Aiming For An Informed Debate On Pesticides
Sen. Clarence Nishihara
The recent debate over a bill allowing Kauai County to regulate pesticides and genetically modified crops has spurred passionate discussion about pesticide use in our communities.
Aspects of this debate have been repeated at dining and policy room tables for decades, generating a trail of erroneous assumptions and misinformation that is challenging to separate from proven facts. To have informed discourse in Hawaii, we need a common understanding of basic information on this important issue.
One inaccuracy is a misconception of the meaning of Experimental Use Permits (EUPs). In Hawaii, EUPs are issued by the state Department of Agriculture (DOA) to allow small-scale (less than 10 acres) field and laboratory trials to determine a product’s effectiveness and generate data to support its use on an unlabeled crop or site. EUP applications, including the product labels and trial protocols, are reviewed by the DOA to assure compliance with Hawaii laws. Shorthand references to EUPs, however, often remove the “UP” from the acronym, simplifying it to just one term – “experimental.” Doing this is misleading to the public and can incite unnecessary fear and anxiety.
There are two major types of pesticides defined by the U.S. Environmental Protection Agency (EPA): restricted use pesticides (RUPs) and general use pesticides (GUPs).
RUPs are not available to the general public; use is allowed by or under the direct supervision of a certified applicator. Certification is attained only after extensive testing to demonstrate an applicator’s knowledge and understanding of EPA and DOA rules and regulations. The majority of the EUPs issued by the state have been for trials using EPA-registered pesticides on crops not listed on the label or at higher labeled rates.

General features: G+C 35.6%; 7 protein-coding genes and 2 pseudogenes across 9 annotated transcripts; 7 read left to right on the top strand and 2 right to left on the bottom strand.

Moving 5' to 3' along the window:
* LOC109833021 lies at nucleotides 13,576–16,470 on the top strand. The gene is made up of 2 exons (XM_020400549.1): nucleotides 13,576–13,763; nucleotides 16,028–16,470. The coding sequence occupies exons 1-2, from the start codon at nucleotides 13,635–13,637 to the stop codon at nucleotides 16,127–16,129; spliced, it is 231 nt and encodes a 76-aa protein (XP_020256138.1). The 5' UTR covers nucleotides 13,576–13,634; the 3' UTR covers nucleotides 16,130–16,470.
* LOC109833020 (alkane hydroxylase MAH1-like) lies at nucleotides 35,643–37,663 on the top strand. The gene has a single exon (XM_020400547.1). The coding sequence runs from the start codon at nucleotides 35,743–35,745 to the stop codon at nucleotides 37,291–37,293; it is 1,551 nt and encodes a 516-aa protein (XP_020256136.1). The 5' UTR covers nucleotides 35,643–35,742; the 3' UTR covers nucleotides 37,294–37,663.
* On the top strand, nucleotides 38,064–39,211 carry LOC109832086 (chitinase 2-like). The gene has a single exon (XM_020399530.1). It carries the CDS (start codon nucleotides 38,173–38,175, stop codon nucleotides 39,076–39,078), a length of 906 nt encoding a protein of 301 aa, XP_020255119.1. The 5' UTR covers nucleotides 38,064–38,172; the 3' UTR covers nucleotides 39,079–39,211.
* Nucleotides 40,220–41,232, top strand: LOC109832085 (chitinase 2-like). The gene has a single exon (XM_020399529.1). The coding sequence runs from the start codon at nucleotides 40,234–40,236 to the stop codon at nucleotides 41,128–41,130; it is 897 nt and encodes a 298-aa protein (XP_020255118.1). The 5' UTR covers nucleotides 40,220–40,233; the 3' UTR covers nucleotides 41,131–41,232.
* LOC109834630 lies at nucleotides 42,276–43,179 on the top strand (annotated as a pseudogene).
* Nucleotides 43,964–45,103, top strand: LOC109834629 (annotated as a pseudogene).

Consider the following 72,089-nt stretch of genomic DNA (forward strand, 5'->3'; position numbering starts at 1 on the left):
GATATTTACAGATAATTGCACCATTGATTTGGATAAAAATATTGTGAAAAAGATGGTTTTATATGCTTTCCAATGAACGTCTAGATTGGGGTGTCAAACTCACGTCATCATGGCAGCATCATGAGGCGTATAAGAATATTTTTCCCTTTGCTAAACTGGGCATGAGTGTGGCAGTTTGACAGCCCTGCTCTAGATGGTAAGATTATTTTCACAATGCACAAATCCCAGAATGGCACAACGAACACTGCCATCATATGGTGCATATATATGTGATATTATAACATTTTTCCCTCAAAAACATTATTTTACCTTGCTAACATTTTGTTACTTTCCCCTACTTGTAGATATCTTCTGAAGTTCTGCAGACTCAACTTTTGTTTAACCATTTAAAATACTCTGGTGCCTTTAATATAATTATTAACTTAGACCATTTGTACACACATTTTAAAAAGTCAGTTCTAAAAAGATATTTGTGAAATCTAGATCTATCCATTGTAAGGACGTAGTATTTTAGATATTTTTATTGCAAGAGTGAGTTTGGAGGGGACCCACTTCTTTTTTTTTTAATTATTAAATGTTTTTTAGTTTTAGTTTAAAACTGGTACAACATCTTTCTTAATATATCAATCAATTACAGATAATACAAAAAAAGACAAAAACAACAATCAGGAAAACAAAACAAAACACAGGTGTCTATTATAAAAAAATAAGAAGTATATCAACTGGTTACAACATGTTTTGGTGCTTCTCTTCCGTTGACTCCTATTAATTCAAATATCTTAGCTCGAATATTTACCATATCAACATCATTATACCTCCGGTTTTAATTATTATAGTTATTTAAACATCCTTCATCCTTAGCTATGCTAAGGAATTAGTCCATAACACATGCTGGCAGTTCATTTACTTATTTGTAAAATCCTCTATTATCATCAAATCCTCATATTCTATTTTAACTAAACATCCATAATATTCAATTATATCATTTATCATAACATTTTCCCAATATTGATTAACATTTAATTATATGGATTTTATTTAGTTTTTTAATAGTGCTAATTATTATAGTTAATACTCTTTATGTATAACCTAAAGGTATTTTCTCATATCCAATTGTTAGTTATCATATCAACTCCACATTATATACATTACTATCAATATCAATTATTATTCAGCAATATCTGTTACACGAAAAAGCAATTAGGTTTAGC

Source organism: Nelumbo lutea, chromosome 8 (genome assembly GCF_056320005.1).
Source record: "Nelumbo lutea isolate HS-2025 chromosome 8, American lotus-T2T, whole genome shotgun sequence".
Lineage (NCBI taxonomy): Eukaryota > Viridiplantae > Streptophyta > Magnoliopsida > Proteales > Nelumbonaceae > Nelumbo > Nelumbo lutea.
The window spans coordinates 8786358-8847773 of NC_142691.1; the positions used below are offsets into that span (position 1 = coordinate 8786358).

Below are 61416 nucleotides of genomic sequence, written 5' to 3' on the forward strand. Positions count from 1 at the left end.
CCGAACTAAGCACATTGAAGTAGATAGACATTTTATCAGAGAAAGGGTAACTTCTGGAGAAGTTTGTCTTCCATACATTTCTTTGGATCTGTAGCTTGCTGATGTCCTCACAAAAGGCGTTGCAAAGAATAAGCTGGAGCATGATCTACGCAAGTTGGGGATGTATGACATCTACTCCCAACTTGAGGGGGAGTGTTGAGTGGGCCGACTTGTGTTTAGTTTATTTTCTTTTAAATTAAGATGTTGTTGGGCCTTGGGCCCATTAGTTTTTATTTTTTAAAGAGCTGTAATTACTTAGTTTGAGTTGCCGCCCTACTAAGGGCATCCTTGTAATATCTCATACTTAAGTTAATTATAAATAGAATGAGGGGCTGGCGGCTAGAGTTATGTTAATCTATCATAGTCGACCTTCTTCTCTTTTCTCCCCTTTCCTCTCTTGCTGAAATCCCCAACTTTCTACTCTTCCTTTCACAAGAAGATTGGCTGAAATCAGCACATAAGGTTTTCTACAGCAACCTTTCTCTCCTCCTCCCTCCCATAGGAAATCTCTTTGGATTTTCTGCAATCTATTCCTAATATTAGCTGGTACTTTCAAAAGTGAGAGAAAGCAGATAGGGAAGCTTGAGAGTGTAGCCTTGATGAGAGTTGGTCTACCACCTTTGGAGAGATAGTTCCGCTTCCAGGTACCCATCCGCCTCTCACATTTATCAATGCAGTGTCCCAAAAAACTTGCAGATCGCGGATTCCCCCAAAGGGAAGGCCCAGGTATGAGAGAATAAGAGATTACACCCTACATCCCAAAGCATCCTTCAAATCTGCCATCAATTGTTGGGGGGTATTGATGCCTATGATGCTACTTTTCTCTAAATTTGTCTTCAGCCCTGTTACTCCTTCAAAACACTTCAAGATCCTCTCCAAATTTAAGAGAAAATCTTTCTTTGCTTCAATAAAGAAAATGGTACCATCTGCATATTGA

Others have been issued to test product effectiveness under Hawaii conditions for products awaiting EPA registration. In these cases, the active ingredients have never been suspended, cancelled or discussed for cancellation, or denied registration by the EPA.
Alternatively, GUPs can be purchased and used by anyone. While these pesticides are common in many households, easy access does not assure proper use. For example, in 2008, students from Highlands Intermediate School were evacuated from classrooms amid complaints of reaction to an odor. The source – an unsuspecting resident living near the school – accidently had spilled about a pint of malathion, and winds carried the smell makai to the campus. Earlier that year, students from St.
Joseph School were evacuated when an employee applied that common pesticide on campus.
A third pesticide group exempt from EPA registration are minimum-risk pesticides with citronella, garlic oil, mint oil, sesame oil, etc.
For more information about pesticide use in Hawaii, please visit hdoa.hawaii.gov/pi/pest/.
Sen. Clarence Nishihara represents District 17 (Waipahu, Crestview, Manana, Pearl City, Pacific Palisades). Call him at 586-6970 or email email@example.com.